In any country in the world they could not subsist together, yet here they were, wandering in a polite clump through woods that belonged apparently to no one, ignoring all the reasons to strike out on their own, to take the money and fall back into their segregated homes, because even America has rules.

The reader learns the basic facts of the story in the first two pages of the book. This is not a plot-driven novel; it’s a novel concerned with why things happened, not what happened. The four major characters — Le Clerc, Bob, Istillicha, and Cat — each, in their own distinctive voices, tell the stories of what brought them to the banks of what is now known as “Murder Creek”. Winna, the wife Bob leaves behind at the plantation, has her own short chapter in the middle of the book, reminding us that not only men sought freedom in the 18th century.

In an interview with Catherine Bock at Parnassus Books in Nashville (which picked Free Men for its First Editions Club in February), Smith said that as a reader, what she loves in a book are “sentences that are startling or playful or lush”. Free Men is full of sentences I’d describe using just those words; in fact, I stopped underlining them after the first couple of chapters because there were so many. Here are a few examples of sentences that stopped me in my tracks:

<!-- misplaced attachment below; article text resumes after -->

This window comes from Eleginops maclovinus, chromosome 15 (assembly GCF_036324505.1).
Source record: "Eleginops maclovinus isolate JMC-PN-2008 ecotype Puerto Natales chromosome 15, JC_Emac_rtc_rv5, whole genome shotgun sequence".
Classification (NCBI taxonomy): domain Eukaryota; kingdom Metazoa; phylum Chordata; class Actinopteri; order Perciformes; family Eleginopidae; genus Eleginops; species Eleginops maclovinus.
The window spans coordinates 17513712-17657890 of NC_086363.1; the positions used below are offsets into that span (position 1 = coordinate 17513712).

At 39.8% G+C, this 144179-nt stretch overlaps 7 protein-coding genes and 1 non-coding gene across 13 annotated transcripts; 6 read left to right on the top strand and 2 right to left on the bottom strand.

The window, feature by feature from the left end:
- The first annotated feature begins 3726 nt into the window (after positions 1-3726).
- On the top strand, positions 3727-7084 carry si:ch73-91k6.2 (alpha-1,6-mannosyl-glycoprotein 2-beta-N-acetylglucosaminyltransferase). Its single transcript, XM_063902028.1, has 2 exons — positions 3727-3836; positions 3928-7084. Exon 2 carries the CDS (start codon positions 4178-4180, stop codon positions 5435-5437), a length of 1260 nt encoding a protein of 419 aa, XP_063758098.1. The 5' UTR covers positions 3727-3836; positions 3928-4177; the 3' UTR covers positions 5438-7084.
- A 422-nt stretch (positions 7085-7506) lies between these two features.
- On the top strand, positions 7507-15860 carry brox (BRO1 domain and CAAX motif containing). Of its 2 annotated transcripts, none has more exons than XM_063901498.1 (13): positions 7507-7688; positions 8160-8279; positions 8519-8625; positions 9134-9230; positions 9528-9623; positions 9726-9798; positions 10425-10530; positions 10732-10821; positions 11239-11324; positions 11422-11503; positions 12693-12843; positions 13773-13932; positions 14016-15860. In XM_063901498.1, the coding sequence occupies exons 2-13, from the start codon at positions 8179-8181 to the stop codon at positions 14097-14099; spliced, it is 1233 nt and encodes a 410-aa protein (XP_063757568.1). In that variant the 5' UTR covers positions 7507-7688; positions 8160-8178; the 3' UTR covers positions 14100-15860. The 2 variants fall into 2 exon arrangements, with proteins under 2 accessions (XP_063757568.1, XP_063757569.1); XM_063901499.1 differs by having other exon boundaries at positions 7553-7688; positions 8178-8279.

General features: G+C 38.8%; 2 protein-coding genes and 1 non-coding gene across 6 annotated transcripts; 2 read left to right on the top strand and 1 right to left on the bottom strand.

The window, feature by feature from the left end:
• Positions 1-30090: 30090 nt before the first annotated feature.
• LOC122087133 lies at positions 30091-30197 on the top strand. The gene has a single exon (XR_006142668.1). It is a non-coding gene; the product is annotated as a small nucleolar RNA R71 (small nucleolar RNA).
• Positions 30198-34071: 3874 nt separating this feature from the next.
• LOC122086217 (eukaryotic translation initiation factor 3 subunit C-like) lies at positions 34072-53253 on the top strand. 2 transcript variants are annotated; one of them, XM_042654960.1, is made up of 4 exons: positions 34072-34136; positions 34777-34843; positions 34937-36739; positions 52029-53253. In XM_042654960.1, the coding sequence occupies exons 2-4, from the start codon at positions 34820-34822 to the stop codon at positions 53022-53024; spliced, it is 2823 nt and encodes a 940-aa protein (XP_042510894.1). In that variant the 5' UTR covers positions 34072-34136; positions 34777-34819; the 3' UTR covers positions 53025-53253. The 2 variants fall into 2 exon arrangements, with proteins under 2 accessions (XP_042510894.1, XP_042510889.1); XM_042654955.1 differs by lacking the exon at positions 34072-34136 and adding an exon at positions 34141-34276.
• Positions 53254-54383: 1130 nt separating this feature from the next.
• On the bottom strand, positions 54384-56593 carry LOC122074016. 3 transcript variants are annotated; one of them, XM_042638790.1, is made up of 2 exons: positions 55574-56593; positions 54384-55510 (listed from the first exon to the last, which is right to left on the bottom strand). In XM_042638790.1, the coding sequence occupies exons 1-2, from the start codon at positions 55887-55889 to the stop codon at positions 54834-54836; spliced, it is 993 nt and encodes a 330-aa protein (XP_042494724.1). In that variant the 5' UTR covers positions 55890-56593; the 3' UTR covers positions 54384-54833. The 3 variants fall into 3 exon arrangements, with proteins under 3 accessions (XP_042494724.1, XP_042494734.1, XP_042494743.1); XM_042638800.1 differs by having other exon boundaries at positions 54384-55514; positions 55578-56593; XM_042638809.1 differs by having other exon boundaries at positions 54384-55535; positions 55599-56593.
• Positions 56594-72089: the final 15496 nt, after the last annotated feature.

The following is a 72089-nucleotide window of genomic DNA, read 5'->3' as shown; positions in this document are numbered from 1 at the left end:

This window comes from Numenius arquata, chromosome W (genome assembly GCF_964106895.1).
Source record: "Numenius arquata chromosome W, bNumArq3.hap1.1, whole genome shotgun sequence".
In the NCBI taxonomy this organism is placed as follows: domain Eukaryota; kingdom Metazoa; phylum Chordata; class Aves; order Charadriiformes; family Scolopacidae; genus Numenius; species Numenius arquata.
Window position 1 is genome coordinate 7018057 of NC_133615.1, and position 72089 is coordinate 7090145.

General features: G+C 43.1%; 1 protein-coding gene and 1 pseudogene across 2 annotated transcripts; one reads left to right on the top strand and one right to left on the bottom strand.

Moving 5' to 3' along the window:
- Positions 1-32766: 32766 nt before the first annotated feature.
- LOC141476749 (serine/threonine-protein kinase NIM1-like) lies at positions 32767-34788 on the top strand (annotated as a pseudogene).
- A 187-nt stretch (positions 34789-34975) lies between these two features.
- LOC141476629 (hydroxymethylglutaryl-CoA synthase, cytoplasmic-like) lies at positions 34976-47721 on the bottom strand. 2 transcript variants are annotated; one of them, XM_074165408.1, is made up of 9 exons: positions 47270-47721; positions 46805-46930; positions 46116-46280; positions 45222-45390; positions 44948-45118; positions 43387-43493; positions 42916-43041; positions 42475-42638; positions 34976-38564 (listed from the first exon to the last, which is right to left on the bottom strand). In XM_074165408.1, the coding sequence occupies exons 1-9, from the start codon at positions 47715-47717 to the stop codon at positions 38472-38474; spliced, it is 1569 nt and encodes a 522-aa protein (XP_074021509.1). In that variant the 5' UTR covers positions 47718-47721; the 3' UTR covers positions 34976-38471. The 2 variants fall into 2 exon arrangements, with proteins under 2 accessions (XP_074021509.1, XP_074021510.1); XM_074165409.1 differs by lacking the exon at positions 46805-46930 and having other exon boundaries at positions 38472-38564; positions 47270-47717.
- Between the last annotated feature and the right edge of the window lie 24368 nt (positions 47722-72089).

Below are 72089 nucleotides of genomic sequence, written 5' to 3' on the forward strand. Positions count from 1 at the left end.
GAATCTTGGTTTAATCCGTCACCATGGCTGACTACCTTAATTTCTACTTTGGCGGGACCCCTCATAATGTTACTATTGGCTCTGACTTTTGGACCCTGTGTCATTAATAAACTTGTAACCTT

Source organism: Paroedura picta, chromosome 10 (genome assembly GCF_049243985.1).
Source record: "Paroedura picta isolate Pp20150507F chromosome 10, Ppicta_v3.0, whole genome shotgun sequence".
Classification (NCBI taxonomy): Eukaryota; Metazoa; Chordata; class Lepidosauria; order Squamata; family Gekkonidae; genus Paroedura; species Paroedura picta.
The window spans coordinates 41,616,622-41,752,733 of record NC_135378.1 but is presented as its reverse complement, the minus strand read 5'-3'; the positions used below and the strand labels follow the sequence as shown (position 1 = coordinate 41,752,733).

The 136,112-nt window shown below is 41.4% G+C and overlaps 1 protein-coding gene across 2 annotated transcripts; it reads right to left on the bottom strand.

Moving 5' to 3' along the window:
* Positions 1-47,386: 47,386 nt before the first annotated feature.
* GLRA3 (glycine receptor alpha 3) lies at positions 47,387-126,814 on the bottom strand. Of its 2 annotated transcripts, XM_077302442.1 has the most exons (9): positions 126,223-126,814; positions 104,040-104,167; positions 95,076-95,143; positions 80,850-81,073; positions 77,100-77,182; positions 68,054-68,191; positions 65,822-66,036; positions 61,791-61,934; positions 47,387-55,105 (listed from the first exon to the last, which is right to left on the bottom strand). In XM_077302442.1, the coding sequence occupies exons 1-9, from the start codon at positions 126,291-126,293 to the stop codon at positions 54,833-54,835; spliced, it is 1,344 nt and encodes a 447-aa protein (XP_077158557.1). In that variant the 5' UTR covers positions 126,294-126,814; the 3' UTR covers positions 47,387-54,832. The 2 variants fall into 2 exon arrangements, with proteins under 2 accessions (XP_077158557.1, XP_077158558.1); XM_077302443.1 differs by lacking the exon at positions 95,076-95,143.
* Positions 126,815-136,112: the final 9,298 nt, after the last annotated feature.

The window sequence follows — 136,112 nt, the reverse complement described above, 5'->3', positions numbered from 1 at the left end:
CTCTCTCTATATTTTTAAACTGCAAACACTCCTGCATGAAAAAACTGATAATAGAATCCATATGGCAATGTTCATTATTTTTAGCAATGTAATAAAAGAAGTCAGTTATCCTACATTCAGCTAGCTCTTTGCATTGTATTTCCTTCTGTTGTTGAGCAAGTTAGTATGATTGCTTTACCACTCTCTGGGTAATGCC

My brother Primus was dark and shiny, like someone had wrapped an old brown sheet around a boy of gold. (Bob)

There were soft apple spots in my father. (Cat)

I loved my mother’s brother as a boy will love a bear he sees through spaces in the forest. (Istillicha)

Smith, a history Ph.D. and the author of We Have Raised All of You: Motherhood in the South, 1750-1835, told an interviewer on WNCN in Raleigh, North Carolina that the exciting aspect of writing historical fiction is examining the “emotions and motivations behind people’s actions, which very often in history is something one can only speculate about, especially with the kinds of people who didn’t leave behind written records — the enslaved, women, marginal members of society.” Perhaps she has something in common with Le Clerc, who also wants to understand why people behave as they do.